While carbohydrase inhibitors have been widely investigated for regulating human carbohydrate assimilation, their potential application to animal nutrition has been largely ignored. Batch culture fermentations were conducted to determine how commercially available α-amylase and α-glucosidase inhibitors affect rumen fermentation. Fermentations were with 0.5 g of ground corn grain, and 40 mL of buffered rumen fluid inoculum. Rumen fluid donors were fed a 0.5 concentrate 0.5 forage diet. Incubations were conducted in duplicate and replicated on consecutive days with pH and volatile fatty acid (VFA) concentrations measured. The microbial-derived inhibitors, acarbose (ACB) and trestatin (TRE), prevented the decreases in pH and VFA production observed in the control tubes at doses of 1.2-9.5 and 0.1-1.1 mg, respectively. Miglitol, glipizide, and the plant-derived amylase inhibitors failed to affect pH or reduce VFA concentrations with the same apparent potency as did ACB and TRE, which both show the potential to reduce the amount of starch fermented in the rumen. These compounds may be potentially useful for reducing ruminal acid production and allowing more starch to pass to the small intestine from the forestomachs.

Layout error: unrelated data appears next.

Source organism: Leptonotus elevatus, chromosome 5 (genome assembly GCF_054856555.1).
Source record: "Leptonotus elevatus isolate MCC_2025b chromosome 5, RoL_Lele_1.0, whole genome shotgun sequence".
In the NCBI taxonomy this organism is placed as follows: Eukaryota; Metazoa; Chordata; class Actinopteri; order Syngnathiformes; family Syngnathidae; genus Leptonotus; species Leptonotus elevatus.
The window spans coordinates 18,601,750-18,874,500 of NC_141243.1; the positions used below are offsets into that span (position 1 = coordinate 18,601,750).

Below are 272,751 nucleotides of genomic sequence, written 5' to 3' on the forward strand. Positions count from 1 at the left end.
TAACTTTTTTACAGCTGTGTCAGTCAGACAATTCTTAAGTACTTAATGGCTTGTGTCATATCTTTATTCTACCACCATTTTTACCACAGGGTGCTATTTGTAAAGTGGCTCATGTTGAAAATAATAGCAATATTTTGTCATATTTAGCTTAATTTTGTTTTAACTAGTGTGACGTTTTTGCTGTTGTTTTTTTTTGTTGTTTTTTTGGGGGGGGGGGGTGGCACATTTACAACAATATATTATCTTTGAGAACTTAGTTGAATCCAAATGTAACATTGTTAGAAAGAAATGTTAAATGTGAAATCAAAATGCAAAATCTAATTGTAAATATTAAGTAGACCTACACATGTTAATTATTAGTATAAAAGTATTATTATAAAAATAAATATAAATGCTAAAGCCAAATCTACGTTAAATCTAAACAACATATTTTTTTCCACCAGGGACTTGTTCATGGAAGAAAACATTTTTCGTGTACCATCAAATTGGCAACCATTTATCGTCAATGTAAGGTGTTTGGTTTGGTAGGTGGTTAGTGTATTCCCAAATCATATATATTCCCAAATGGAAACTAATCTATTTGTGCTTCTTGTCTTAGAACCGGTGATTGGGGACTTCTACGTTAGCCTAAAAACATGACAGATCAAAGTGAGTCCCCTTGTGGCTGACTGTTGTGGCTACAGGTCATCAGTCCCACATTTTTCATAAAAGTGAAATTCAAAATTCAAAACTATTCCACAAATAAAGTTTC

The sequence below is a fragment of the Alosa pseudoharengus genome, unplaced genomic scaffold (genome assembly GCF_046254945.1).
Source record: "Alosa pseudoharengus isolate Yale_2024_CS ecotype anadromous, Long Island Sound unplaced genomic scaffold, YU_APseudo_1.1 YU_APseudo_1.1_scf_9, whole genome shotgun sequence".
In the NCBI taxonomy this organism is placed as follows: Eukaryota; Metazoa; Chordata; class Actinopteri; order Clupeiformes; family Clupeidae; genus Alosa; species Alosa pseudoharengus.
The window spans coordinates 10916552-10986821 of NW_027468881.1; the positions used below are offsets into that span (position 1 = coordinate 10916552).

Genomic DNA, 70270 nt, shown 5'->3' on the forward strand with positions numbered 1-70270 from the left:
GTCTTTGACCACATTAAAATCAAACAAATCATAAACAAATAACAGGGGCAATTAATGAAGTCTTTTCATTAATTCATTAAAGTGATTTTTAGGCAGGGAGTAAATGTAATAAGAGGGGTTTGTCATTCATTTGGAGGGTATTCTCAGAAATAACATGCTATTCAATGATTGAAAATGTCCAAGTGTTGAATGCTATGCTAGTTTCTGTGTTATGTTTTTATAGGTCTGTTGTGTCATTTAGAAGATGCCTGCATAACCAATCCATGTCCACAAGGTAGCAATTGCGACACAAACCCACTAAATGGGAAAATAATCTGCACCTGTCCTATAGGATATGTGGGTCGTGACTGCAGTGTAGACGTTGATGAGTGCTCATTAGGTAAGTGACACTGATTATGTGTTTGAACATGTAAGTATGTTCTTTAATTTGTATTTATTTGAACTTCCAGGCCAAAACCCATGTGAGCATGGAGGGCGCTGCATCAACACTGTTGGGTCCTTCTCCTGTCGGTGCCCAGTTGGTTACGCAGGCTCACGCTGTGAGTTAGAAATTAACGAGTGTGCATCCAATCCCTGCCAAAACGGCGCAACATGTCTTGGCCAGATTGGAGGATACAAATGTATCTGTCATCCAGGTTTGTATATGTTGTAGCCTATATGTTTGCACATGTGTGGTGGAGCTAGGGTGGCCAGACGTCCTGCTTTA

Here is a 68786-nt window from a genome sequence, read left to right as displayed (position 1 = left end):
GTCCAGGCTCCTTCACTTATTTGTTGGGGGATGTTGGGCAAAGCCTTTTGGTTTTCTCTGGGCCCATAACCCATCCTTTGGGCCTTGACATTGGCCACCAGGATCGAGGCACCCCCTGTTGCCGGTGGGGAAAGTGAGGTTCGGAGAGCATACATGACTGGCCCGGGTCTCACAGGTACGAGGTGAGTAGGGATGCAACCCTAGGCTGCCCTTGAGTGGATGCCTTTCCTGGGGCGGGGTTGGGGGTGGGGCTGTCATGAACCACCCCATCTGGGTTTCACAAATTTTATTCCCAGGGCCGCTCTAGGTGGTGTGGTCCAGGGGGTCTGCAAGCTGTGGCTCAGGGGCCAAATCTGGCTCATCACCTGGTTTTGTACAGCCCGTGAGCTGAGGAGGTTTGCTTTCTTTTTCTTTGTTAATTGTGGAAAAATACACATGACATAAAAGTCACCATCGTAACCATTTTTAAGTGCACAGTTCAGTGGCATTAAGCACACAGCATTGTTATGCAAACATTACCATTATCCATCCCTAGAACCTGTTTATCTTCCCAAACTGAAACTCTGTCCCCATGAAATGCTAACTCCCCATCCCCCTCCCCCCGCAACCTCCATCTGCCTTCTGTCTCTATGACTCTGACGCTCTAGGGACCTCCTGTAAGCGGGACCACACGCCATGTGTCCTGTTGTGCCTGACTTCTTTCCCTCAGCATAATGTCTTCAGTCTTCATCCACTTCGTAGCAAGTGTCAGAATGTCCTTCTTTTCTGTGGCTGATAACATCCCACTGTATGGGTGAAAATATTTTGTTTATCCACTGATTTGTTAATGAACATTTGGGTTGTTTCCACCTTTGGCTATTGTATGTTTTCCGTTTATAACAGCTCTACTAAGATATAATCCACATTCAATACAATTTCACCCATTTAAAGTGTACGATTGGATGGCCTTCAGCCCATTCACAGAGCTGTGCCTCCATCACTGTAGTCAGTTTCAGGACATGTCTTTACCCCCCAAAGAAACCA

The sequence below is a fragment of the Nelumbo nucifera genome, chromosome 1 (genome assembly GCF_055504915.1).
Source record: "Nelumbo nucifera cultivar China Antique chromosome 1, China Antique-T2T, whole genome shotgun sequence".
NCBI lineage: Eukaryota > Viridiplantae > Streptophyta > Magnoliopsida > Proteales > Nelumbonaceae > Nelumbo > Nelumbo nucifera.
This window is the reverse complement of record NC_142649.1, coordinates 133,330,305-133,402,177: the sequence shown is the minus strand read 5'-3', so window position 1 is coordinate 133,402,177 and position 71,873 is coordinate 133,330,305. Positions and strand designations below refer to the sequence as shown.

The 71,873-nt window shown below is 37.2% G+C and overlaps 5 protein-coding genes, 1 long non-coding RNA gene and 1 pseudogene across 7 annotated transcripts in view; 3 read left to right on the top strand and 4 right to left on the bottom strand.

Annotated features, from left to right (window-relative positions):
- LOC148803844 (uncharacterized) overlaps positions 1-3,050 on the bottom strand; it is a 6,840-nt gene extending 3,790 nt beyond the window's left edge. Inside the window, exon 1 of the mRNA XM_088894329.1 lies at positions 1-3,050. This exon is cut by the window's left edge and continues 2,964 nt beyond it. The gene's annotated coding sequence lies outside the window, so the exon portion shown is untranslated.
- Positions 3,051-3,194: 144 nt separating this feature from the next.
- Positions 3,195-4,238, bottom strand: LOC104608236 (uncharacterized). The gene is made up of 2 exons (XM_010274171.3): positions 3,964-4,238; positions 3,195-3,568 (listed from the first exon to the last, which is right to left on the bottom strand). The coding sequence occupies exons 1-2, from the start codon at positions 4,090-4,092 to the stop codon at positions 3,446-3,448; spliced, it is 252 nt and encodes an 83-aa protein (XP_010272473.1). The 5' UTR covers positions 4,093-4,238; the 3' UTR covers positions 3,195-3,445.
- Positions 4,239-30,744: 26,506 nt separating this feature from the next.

|Number of pages
|Animal Feed Science and Technology
|Published - Feb 10 2010
Bibliographical noteFunding Information:
Support for this research was provided by the Kentucky Agricultural Experiment Station Publication No. 09-07-072. Products used in this research were donated or purchased. Suppliers had no input into the design or conduct of these studies.
Copyright 2010 Elsevier B.V., All rights reserved.
- Carbohydrase inhibitors
- Rumen fermentation
- Starch blockers
ASJC Scopus subject areas
- Animal Science and Zoology